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How our love for bears on social media could be causing them harm


Liz Barrett took to social media to express her distaste after a recent viral video of a black bear in Whistler, B.C., garnered over eight million views on TikTok. 

The wildlife photographer says the video posted in mid-July, showing a black bear approaching a woman at a bus stop, demonstrates what she calls the wrong way to handle a bear encounter.

“You could have just raised your voice and chased it away. Instead by capturing the moment you encouraged it and created a sensation,” she wrote in a Facebook post. 

According to B.C. Conservation Officer Service (COS), the same bear was later put down because it was showing food-conditioned behaviour. 

“You passed it on to social media … Thinking that these bears are cuddly little things that you can turn around and take a selfie with,” she told CBC. “Inevitably the bear is the one that suffers.”

The B.C. COS said human-wildlife conflicts are on the rise in the province, after the months of April to June saw the highest number of calls to its Report All Poachers and Polluters line in over 10 years. 

Is social media causing bears harm?

Devin Pawluck, the WildSafeBC co-ordinator for the Squamish to Lillooet regional district, said that while taking photos and videos of bears might not directly harm them, it can lead to the animals becoming more comfortable around humans. 

“You want to be responsible and respect their space and never encroach or entice an animal to come towards you to take any kind of video or photo,” Pawluck said.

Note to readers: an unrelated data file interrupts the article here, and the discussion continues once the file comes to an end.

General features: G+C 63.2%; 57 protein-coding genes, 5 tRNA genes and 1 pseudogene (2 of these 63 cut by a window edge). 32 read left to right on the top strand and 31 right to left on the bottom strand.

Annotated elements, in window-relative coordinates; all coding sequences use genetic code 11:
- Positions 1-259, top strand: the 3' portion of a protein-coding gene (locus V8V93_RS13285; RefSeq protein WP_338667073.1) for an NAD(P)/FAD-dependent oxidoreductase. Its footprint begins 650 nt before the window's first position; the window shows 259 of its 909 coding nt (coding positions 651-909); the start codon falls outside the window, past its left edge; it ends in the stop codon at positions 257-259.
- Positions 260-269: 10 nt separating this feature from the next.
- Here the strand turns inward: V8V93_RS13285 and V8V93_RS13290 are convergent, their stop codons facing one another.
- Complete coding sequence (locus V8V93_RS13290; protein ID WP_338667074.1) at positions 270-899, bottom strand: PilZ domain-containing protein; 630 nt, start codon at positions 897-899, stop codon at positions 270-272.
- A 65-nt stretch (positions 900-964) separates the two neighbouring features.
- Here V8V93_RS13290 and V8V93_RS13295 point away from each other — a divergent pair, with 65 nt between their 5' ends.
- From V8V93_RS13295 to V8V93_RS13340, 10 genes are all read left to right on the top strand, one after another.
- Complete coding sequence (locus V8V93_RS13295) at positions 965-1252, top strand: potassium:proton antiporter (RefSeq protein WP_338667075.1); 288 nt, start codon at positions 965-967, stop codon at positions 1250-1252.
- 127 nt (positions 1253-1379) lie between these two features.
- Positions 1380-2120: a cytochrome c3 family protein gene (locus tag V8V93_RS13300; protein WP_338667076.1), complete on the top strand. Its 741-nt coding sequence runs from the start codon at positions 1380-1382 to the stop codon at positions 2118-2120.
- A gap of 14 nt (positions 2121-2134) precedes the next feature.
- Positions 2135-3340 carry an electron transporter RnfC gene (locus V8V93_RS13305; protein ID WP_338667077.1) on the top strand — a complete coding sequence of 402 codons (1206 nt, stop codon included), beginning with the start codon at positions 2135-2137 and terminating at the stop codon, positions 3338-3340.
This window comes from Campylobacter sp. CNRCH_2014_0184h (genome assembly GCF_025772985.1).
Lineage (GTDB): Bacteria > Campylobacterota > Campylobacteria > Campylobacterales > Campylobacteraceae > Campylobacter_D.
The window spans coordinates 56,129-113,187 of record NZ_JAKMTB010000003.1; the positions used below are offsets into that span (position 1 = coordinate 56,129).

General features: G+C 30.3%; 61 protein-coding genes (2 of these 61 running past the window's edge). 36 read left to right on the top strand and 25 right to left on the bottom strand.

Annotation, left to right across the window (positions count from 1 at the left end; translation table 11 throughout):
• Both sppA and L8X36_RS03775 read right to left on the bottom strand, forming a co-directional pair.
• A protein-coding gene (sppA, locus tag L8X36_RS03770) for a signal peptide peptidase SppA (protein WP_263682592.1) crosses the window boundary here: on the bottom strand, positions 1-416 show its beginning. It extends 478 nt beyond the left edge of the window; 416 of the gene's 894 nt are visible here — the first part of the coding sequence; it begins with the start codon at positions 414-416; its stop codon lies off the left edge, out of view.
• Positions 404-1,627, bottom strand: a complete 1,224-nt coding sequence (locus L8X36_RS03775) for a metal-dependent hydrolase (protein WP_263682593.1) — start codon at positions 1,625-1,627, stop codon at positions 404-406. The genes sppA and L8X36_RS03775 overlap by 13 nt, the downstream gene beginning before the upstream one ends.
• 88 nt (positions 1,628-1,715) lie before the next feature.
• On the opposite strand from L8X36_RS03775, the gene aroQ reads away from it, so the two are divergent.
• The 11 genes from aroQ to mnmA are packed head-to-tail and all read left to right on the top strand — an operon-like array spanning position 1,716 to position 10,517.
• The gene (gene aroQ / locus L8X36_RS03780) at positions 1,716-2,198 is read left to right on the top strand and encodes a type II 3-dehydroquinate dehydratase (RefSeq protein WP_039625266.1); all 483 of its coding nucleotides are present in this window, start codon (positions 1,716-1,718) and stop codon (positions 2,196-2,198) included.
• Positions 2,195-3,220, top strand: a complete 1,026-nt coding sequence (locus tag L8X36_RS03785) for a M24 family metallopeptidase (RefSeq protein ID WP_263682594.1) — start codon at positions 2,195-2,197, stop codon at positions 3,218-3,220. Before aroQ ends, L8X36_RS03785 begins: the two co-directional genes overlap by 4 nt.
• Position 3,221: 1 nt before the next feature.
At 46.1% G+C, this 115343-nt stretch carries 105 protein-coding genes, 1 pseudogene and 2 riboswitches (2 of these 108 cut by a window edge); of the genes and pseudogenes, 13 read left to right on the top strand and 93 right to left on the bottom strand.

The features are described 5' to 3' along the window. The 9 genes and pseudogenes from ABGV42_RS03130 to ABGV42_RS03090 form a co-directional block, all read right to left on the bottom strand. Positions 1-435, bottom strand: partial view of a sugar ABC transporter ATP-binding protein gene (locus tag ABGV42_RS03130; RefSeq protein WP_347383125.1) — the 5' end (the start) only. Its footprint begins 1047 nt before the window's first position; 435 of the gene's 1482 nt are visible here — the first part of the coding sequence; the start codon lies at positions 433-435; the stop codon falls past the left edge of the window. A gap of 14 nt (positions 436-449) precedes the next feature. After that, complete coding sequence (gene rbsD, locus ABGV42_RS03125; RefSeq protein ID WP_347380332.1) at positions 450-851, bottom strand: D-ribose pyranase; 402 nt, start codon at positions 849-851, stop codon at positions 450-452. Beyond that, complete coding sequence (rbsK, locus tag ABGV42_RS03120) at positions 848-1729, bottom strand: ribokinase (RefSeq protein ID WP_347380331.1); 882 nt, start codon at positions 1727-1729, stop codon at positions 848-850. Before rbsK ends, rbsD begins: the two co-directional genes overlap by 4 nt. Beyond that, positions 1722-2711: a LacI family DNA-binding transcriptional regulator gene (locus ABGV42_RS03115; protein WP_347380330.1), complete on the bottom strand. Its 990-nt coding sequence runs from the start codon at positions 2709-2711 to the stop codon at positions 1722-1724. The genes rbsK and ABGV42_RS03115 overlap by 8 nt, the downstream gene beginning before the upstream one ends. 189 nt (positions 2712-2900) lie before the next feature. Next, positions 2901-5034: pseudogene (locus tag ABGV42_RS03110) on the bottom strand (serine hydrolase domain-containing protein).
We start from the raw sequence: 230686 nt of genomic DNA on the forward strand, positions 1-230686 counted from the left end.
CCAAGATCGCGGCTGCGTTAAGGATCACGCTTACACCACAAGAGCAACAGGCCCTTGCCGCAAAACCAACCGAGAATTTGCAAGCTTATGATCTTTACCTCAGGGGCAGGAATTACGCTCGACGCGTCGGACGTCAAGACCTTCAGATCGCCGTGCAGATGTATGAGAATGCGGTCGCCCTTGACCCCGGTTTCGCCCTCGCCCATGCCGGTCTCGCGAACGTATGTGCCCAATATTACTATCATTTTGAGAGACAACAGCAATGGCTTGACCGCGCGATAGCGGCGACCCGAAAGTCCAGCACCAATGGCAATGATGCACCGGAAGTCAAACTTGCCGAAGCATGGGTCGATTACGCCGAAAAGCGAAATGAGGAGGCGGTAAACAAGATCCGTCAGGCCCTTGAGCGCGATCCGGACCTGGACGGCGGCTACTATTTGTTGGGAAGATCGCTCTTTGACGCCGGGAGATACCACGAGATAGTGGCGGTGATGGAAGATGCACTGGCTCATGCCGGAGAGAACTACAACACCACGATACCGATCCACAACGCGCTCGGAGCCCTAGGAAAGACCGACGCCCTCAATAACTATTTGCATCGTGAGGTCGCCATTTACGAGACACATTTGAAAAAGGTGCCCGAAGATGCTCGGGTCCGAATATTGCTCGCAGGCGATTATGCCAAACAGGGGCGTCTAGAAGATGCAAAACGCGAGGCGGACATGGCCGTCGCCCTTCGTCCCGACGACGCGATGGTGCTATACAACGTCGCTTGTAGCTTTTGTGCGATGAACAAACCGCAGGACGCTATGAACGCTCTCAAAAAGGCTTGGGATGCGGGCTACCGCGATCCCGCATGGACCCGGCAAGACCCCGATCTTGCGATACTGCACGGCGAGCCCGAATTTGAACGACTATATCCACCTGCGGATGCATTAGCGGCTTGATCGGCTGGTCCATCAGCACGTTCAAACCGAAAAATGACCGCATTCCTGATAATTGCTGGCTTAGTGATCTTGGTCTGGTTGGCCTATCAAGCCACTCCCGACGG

Erin Ryan, a specialist in wild animal welfare at the B.C. SPCA told CBC that social media has completely changed the field of wildlife photography. 

She says the field used to be exclusively reserved for professionals with long telephoto lenses who keep their distance, but now anyone can be a ‘wildlife photographer’ with the camera they have in their pocket.

“There has been some research showing that for a lot of people who grew up in the age of social media, that seeing a bear is almost just as important to them as sharing the photo that they saw of the bear,” Ryan said. 

Prowling black bear chases after geese in B.C. park

Video taken by Mandeep Uppal shows a bear on the hunt near a pitch-and-putt course in Central Park in Burnaby, B.C.

Christine Miller, with North Shore Black Bear Society, says she understands the draw in capturing the “beautiful, magnificent creatures.” But, she says, getting up close with a phone could create issues for the bear’s future. 

Miller pointed to another recent viral video of a bear chasing geese in a Burnaby park. 

“When you’re following a bear like that, filming it and, you know, giving a commentary that’s harassing the bear, the bear should be given space to find his way,” she said. 

B.C. COS said the bear was trapped and put down “due to his behaviour compromising public safety.”

Pawluck added that it’s not natural for a bear to approach humans and when it does happen, there were likely other factors involved.

A black bear is seen approaching a pile of garbage in the Okanagan. (B.C. Conservation Officer Service)

“In general, bears don’t want anything to do with us, but they are attracted to the food and they will come to find sources of food,” Pawluck told CBC. 

According to Pawluck, when bears and a community are in close proximity to one another, it increases the likelihood for habituation and conflict.

He says social media can also provide great resources on how to live, play and work safely in wildlife areas.

In an online post, the B.C. COS also asks people to do their part in “keeping wildlife wild” by educating themselves on what to do if they encounter a bear.



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